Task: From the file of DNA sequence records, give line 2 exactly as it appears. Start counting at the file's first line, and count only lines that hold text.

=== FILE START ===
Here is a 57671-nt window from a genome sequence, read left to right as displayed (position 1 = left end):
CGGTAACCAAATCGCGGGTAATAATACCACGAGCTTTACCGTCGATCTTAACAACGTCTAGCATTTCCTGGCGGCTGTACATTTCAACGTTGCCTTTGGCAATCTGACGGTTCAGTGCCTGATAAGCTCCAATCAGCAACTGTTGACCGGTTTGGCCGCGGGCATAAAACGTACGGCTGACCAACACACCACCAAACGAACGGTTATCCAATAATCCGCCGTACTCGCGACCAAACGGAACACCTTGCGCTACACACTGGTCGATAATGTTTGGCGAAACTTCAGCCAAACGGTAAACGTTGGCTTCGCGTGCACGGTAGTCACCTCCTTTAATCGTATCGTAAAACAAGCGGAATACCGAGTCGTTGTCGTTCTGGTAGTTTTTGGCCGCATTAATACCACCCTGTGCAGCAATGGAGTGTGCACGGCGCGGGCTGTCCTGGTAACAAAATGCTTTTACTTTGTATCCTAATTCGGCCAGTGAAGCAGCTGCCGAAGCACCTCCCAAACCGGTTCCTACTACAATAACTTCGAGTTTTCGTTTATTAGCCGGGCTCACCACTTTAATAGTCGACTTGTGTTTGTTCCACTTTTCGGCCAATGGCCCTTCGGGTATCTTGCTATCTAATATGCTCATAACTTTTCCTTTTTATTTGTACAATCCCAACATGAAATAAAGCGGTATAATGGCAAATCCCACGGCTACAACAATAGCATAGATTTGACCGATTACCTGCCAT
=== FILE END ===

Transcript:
CGGTAACCAAATCGCGGGTAATAATACCACGAGCTTTACCGTCGATCTTAACAACGTCTAGCATTTCCTGGCGGCTGTACATTTCAACGTTGCCTTTGGCAATCTGACGGTTCAGTGCCTGATAAGCTCCAATCAGCAACTGTTGACCGGTTTGGCCGCGGGCATAAAACGTACGGCTGACCAACACACCACCAAACGAACGGTTATCCAATAATCCGCCGTACTCGCGACCAAACGGAACACCTTGCGCTACACACTGGTCGATAATGTTTGGCGAAACTTCAGCCAAACGGTAAACGTTGGCTTCGCGTGCACGGTAGTCACCTCCTTTAATCGTATCGTAAAACAAGCGGAATACCGAGTCGTTGTCGTTCTGGTAGTTTTTGGCCGCATTAATACCACCCTGTGCAGCAATGGAGTGTGCACGGCGCGGGCTGTCCTGGTAACAAAATGCTTTTACTTTGTATCCTAATTCGGCCAGTGAAGCAGCTGCCGAAGCACCTCCCAAACCGGTTCCTACTACAATAACTTCGAGTTTTCGTTTATTAGCCGGGCTCACCACTTTAATAGTCGACTTGTGTTTGTTCCACTTTTCGGCCAATGGCCCTTCGGGTATCTTGCTATCTAATATGCTCATAACTTTTCCTTTTTATTTGTACAATCCCAACATGAAATAAAGCGGTATAATGGCAAATCCCACGGCTACAACAATAGCATAGATTTGACCGATTACCTGCCAT